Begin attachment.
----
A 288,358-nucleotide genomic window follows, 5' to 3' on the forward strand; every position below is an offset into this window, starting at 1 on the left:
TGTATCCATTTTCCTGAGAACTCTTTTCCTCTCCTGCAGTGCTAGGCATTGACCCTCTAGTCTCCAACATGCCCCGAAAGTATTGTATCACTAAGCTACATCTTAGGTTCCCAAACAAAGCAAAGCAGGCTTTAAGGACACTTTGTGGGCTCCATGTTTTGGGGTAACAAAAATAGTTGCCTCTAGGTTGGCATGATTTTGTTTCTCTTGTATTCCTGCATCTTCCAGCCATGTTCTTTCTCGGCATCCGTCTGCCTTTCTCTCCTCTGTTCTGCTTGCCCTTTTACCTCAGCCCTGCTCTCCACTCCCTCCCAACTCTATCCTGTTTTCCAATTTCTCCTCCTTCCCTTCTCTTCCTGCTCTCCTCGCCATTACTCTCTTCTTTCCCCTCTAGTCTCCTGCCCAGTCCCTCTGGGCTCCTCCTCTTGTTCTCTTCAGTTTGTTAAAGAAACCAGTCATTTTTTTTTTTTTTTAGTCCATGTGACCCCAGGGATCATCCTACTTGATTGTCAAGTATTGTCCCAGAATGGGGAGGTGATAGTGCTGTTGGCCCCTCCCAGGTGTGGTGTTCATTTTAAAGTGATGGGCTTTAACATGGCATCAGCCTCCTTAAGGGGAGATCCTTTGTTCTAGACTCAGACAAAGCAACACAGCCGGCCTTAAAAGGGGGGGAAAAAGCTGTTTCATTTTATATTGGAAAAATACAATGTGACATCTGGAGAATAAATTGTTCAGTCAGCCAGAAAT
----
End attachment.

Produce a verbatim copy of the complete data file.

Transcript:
A 288,358-nucleotide genomic window follows, 5' to 3' on the forward strand; every position below is an offset into this window, starting at 1 on the left:
TGTATCCATTTTCCTGAGAACTCTTTTCCTCTCCTGCAGTGCTAGGCATTGACCCTCTAGTCTCCAACATGCCCCGAAAGTATTGTATCACTAAGCTACATCTTAGGTTCCCAAACAAAGCAAAGCAGGCTTTAAGGACACTTTGTGGGCTCCATGTTTTGGGGTAACAAAAATAGTTGCCTCTAGGTTGGCATGATTTTGTTTCTCTTGTATTCCTGCATCTTCCAGCCATGTTCTTTCTCGGCATCCGTCTGCCTTTCTCTCCTCTGTTCTGCTTGCCCTTTTACCTCAGCCCTGCTCTCCACTCCCTCCCAACTCTATCCTGTTTTCCAATTTCTCCTCCTTCCCTTCTCTTCCTGCTCTCCTCGCCATTACTCTCTTCTTTCCCCTCTAGTCTCCTGCCCAGTCCCTCTGGGCTCCTCCTCTTGTTCTCTTCAGTTTGTTAAAGAAACCAGTCATTTTTTTTTTTTTTTAGTCCATGTGACCCCAGGGATCATCCTACTTGATTGTCAAGTATTGTCCCAGAATGGGGAGGTGATAGTGCTGTTGGCCCCTCCCAGGTGTGGTGTTCATTTTAAAGTGATGGGCTTTAACATGGCATCAGCCTCCTTAAGGGGAGATCCTTTGTTCTAGACTCAGACAAAGCAACACAGCCGGCCTTAAAAGGGGGGGAAAAAGCTGTTTCATTTTATATTGGAAAAATACAATGTGACATCTGGAGAATAAATTGTTCAGTCAGCCAGAAAT